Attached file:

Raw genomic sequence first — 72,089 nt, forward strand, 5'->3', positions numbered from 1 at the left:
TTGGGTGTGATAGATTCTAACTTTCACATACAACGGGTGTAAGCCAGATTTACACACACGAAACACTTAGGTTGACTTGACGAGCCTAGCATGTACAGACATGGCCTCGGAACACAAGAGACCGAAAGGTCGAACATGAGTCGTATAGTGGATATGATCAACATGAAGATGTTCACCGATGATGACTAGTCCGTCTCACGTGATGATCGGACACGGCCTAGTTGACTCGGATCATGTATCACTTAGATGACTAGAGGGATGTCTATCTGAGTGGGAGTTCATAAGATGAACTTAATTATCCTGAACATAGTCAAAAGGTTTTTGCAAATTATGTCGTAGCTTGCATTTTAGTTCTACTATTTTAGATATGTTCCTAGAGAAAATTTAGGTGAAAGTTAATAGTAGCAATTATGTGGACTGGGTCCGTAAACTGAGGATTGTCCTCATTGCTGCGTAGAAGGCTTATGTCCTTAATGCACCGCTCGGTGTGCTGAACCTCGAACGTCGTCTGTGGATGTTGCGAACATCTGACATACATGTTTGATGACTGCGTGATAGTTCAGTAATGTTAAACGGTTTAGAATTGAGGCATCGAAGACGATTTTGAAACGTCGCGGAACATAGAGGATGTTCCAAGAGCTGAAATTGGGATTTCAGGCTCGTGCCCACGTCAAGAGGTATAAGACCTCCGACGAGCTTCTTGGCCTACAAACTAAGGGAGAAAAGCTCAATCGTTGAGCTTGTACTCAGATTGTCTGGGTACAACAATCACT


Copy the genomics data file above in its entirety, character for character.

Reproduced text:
Raw genomic sequence first — 72,089 nt, forward strand, 5'->3', positions numbered from 1 at the left:
TTGGGTGTGATAGATTCTAACTTTCACATACAACGGGTGTAAGCCAGATTTACACACACGAAACACTTAGGTTGACTTGACGAGCCTAGCATGTACAGACATGGCCTCGGAACACAAGAGACCGAAAGGTCGAACATGAGTCGTATAGTGGATATGATCAACATGAAGATGTTCACCGATGATGACTAGTCCGTCTCACGTGATGATCGGACACGGCCTAGTTGACTCGGATCATGTATCACTTAGATGACTAGAGGGATGTCTATCTGAGTGGGAGTTCATAAGATGAACTTAATTATCCTGAACATAGTCAAAAGGTTTTTGCAAATTATGTCGTAGCTTGCATTTTAGTTCTACTATTTTAGATATGTTCCTAGAGAAAATTTAGGTGAAAGTTAATAGTAGCAATTATGTGGACTGGGTCCGTAAACTGAGGATTGTCCTCATTGCTGCGTAGAAGGCTTATGTCCTTAATGCACCGCTCGGTGTGCTGAACCTCGAACGTCGTCTGTGGATGTTGCGAACATCTGACATACATGTTTGATGACTGCGTGATAGTTCAGTAATGTTAAACGGTTTAGAATTGAGGCATCGAAGACGATTTTGAAACGTCGCGGAACATAGAGGATGTTCCAAGAGCTGAAATTGGGATTTCAGGCTCGTGCCCACGTCAAGAGGTATAAGACCTCCGACGAGCTTCTTGGCCTACAAACTAAGGGAGAAAAGCTCAATCGTTGAGCTTGTACTCAGATTGTCTGGGTACAACAATCACT